Let us now consider the miraculous parts of the story

I see no reason to doubt of Polycarp's vision, or to think it improbable that this apostolical father, and holy martyr should have been forewarned of his sufferings, and prepared to expect them, and enabled to give his friends this proof that God was with him and assisted him. He himself interpreted the vision, signifying by what death he should glorify God. Without this intimation he could not have known that lie should be condemned to the flames, because there were many other ways of destroying criminals, and of several martyrs, who at that time had been executed, not one was burnt, but they were thrown to the beasts, as the epistle informs us, after having endured with amazing patience and courage the worst tortures which malicious crnelty could contrive ; and when Polycarp was condemned, the populace requested

that

that he might be exposed to the lions; and because it could not be done they then chose to have him burnt.

To this foreknowledge which he had received of his death he seems to allude in his last prayer at the stake, in which he blesses God for calling him to martyrdom, and prays that he may

be received of him as an acceptable sacrifice, καθώς προητοί μασας, και ΠΡΟΕΦΑΝΕΡΩΣΑΣ, και επλήρωσας, ο αψευδής και αληθινός Θεός.-quemadmodum preparasti, et præmonstrasti, et adimplevisti, mendacü nesa cius ac verax Deus. For these reasons I cannot assent to the solution

proposed by Middleton : The foresight of his death, and the manner of it, in the time of a cruel persecution, when his person was particularly hunted from village to village, as the principal and destined sacrifice, may reasonably be considered as the effect of common prudence, without recurring to any thing miraculous. Inquiry, p. 9.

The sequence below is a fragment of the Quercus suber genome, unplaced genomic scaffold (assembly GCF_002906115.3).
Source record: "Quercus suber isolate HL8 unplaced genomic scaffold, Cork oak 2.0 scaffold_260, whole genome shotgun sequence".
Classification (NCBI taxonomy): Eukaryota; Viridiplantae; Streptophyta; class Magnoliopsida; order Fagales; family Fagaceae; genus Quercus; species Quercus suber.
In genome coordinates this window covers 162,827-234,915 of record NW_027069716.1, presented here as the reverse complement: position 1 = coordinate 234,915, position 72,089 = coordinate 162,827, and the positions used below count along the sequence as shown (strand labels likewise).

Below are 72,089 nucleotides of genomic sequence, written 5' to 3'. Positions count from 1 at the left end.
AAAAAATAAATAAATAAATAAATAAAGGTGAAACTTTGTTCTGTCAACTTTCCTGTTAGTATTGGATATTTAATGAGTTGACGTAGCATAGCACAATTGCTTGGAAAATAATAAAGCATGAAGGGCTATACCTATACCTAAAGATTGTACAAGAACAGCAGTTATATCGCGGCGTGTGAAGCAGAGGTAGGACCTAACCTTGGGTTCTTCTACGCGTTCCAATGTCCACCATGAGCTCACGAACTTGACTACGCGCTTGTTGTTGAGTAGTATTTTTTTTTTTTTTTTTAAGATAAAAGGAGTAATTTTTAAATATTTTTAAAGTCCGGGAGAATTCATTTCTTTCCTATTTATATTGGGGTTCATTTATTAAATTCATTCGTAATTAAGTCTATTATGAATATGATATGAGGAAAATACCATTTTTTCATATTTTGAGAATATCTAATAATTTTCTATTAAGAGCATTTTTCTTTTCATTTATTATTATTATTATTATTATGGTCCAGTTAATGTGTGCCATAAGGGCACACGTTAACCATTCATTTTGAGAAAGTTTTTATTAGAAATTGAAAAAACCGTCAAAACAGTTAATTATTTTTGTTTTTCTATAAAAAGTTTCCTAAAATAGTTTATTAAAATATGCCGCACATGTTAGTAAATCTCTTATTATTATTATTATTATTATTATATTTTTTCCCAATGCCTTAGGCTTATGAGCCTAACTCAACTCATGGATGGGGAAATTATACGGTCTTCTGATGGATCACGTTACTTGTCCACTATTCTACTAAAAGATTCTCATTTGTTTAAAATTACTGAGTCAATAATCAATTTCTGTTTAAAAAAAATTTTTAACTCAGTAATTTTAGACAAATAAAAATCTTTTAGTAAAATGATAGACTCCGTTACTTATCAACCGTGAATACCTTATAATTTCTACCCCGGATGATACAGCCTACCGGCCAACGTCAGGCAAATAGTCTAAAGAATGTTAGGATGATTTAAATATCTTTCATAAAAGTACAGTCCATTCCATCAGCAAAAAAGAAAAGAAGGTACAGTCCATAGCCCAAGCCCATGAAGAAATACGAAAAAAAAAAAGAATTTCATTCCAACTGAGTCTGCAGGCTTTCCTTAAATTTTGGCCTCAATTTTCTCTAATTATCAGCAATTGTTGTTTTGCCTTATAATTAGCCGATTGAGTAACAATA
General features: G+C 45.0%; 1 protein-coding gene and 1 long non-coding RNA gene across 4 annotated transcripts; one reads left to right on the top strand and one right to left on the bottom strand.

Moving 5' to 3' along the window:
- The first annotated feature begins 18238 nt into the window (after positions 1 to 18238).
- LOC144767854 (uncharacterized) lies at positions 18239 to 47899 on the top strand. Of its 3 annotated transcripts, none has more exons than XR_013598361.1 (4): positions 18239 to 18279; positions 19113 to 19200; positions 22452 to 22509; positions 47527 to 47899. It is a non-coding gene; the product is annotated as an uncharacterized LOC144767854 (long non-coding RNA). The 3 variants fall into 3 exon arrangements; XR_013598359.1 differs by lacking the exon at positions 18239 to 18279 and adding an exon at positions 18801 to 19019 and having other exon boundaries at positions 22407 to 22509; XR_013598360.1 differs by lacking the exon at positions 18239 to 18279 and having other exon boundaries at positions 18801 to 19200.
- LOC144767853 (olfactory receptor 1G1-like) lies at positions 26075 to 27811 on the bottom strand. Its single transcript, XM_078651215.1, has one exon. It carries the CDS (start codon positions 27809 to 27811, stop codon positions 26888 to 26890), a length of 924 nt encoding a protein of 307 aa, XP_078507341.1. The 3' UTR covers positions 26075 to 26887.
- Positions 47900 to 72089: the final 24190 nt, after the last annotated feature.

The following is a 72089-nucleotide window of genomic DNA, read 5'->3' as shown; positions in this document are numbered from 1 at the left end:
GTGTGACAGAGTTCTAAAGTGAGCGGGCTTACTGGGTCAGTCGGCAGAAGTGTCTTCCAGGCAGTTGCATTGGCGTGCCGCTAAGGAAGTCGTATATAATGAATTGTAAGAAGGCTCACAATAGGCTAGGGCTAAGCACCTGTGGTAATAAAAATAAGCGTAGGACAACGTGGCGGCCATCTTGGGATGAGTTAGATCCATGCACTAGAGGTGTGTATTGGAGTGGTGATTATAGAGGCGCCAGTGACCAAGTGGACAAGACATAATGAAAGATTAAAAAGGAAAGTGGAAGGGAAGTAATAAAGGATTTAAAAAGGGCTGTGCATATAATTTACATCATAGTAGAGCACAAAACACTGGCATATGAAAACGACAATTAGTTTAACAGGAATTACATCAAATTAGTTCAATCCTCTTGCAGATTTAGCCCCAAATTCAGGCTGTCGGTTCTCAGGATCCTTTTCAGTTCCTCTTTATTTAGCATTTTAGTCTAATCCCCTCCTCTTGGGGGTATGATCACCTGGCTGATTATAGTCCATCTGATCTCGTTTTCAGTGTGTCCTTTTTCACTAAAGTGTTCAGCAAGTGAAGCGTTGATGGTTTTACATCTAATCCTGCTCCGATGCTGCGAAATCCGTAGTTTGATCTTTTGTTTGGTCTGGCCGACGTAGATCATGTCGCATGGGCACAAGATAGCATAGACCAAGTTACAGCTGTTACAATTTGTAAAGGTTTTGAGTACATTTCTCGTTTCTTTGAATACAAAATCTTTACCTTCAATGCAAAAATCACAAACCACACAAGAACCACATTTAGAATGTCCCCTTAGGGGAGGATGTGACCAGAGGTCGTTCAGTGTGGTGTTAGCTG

Polycarp prophesied that he should be burnt alive: the event was, that the fire could not burn him, its natural power being preternaturally suspended, and that he died by the sword. This, as the author of the two previous questions observes, is a difficulty. It will afford reason to doubt either of the prophecy, or of the miracle by which the power of the fire was restrained : and of the two, it were better to give up the latter than the former, if both cannot stand together.

Tillemont was aware of this difficulty, and therefore

supposes that Polycarp was killed by the fire, before he was wounded. Les Payens luy firent donner un coup d'épée-Il ne faut pas doubter neanmoins qu' ne fut mort des auparavant, puisque Dieu luy coit retelé qu'il devoit estre brulé. H. Ec. ii. 341. But this

U 2

solution

solution is also attended with some difficulties. The epistle intimates no such thing, but rather that he died, partly at least, by the sword ; and, if he perished by the famės, Naturalists must determine, whether a man who dies in the fire, and then is run through, will bleed plentifully. One would not willingly have recourse to a miracle for the effusion of blood, because sucli a miracle could tend to no purpose.

Le Moyne says; Licet fuerit Polycarpus vulnere et telo confossus, tamen vivus arsit, et in pyra beatum suar animam efflavit. Proleg. ad Var. Sacr.

S. Basnage, who admits the rest of the account, hesitates at this part of it, at the effusion of blood; Unum est quod nos non satis capere profitemur : Confectorem propius accedere, &c. Tantumne sanguinis senili ex corpore pene exungui, cetateque confecto munait e vulnere, ut pyra ardens et magna sutis, penitus extincta sit? Citera vero mirá dulcedine alliciunt animos. Annal. ii. p. 195.

Some to reconcile the * vision with the event, will perhaps say that the vision of the pillow consumed by fire was sufficiently completed by Polycarp's dying at the stake, and by the burning of his body after he was dead; and that, if there was a small error, it was in Polycarp's interpretation. Pro

phetre

* When a deacon, called Sosius, was performing divine service, his head appeared surrounded with flames, which portended his martyrdom. Surias Sept. 23. The writer might borrow this from Polycarp's vision, or from Virgil's :

Ecce levis subito de vertice visus liili

Fundere lumen apex. or from the story of Servius Tullius in Livy, i. 39. cui caput arsisse ferunt multorum in conspectu. This Sosius was a companion of that Januarius who works miracles to this day in Naples with wonderful perseverance.